For illustrator Calvin Sprague, born in the United States and now living in Rotterdam, Netherlands, a freelance career was a long time in the making. After getting his first job in design, “I didn’t find design interesting anymore because I was doing less and less creative work,” he recalls. “In 2008, [I] started a small studio called Pavlov Visuals with my brother, designing merchandise for local bands throughout the Dallas–Fort Worth area.” Over the next six years, Pavlov Visuals grew to create work for renowned artists like Foo Fighters and Red Hot Chili Peppers, which fulfilled a childhood dream of Sprague’s but left him feeling a lack of identity in his work. So, he struck out to Europe, where another spark ignited: “Instead of designing and catering to brands, maybe I [could] create for myself,” he says. Now, Sprague’s work combines intricate, angular forms akin to the art of stained glass windows with flowing shapes that evoke Heinz Edelmann (“I was utterly obsessed with The Yellow Submarine [and how] colorful, exciting and bizarre it was,” he recalls of his early influences) and focuses on simplified lines and repetitive elements to achieve a balanced composition. “One thing I strive for is ‘How can I show what I’m trying to show with as little line work as possible?’” Sprague notes. “I’m just doing what feels right at the end of the day.”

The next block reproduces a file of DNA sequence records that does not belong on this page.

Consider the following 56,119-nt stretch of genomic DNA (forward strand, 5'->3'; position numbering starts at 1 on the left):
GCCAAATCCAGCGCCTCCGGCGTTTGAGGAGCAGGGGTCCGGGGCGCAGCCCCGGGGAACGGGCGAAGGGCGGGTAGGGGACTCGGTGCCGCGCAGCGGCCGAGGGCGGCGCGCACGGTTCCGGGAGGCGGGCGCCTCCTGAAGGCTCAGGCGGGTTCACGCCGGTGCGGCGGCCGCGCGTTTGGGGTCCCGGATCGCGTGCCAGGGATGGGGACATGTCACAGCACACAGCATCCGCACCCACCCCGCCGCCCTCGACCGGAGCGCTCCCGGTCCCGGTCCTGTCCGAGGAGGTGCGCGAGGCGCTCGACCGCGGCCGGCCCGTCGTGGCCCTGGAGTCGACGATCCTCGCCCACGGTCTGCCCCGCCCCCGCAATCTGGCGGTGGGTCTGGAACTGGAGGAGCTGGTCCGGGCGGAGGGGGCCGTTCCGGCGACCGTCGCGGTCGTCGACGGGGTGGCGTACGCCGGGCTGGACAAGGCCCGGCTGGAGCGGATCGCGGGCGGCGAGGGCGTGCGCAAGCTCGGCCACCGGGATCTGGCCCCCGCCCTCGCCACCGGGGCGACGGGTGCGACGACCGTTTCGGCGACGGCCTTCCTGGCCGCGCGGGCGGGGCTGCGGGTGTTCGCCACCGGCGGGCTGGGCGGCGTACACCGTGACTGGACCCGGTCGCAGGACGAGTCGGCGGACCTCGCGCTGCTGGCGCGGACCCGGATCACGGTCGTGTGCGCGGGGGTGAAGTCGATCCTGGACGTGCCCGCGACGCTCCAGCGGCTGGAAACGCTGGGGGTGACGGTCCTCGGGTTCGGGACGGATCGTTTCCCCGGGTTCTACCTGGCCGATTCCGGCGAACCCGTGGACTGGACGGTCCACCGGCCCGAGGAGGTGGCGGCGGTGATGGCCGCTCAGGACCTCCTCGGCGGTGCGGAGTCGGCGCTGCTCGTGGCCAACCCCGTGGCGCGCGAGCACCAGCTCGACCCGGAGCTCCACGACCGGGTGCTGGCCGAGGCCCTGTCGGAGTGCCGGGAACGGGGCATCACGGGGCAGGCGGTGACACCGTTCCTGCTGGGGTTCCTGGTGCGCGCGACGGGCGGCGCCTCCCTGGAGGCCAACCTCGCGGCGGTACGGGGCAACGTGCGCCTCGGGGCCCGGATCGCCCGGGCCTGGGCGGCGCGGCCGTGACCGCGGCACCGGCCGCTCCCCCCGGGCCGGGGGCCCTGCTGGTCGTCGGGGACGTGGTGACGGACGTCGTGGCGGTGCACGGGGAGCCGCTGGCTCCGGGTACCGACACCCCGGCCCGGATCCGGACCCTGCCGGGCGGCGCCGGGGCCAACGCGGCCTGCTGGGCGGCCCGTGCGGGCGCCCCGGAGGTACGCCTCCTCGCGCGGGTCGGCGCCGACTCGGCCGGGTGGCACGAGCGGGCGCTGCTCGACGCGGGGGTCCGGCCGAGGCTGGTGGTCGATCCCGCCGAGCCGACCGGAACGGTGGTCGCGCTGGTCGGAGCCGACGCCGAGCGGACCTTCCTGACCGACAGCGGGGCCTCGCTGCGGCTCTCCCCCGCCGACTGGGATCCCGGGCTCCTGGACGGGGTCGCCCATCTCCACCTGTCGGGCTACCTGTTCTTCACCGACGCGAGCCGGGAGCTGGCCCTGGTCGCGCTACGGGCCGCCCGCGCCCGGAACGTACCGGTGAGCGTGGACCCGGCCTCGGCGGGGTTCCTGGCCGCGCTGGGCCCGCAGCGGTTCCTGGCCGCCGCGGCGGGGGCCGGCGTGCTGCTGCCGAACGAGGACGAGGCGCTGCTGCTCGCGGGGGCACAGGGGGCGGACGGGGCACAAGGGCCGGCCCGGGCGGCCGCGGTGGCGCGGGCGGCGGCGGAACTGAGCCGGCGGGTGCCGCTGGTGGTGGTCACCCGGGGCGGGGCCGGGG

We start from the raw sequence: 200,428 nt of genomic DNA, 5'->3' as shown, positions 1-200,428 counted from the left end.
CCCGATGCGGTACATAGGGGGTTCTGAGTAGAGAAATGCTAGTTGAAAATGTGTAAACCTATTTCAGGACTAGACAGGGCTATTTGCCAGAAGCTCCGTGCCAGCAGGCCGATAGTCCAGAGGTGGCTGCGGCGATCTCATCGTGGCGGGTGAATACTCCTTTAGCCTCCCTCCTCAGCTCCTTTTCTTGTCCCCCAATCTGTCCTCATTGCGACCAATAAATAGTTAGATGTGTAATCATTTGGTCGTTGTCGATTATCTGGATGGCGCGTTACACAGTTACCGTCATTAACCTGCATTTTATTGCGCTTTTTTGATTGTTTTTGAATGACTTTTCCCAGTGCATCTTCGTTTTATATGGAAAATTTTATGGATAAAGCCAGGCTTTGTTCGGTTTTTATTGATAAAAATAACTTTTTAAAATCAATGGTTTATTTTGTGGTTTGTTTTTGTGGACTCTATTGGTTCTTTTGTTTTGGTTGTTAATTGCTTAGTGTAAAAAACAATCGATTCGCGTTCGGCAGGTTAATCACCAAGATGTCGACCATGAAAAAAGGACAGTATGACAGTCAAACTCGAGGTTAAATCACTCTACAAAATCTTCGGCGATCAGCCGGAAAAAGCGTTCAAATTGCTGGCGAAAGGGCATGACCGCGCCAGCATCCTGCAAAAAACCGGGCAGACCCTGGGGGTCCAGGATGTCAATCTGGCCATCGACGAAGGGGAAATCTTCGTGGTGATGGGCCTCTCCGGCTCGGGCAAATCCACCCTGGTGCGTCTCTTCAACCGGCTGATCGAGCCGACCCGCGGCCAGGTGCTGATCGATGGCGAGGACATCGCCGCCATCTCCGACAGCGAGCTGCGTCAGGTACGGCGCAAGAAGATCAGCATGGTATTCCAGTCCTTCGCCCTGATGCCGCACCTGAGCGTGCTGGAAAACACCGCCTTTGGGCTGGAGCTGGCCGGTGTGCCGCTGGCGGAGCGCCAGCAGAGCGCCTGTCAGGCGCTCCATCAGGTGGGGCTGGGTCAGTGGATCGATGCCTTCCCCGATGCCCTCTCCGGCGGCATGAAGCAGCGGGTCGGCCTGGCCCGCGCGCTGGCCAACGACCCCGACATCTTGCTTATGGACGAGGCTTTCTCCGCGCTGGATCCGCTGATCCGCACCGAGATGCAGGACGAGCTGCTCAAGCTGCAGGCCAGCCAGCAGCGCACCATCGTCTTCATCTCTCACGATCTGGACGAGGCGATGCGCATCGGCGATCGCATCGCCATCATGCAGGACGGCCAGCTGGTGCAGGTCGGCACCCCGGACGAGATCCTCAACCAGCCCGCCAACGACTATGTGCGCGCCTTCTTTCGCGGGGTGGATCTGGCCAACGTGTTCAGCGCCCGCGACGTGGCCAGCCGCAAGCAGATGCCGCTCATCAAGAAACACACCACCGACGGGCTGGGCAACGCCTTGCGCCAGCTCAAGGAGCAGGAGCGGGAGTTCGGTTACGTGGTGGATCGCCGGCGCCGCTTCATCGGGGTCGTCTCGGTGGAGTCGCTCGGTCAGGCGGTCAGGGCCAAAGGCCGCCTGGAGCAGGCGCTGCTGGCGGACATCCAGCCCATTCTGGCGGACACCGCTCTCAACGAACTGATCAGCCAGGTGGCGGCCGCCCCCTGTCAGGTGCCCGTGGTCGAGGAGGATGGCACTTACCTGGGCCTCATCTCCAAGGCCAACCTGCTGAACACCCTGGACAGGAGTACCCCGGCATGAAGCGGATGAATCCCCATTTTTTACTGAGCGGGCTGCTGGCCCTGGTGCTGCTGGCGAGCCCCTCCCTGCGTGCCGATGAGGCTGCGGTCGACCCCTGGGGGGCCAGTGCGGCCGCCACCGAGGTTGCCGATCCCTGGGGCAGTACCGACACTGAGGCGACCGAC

Through his work, this outdoor sports photographer in Annecy, France, inspires viewers to explore the wilderness themselves.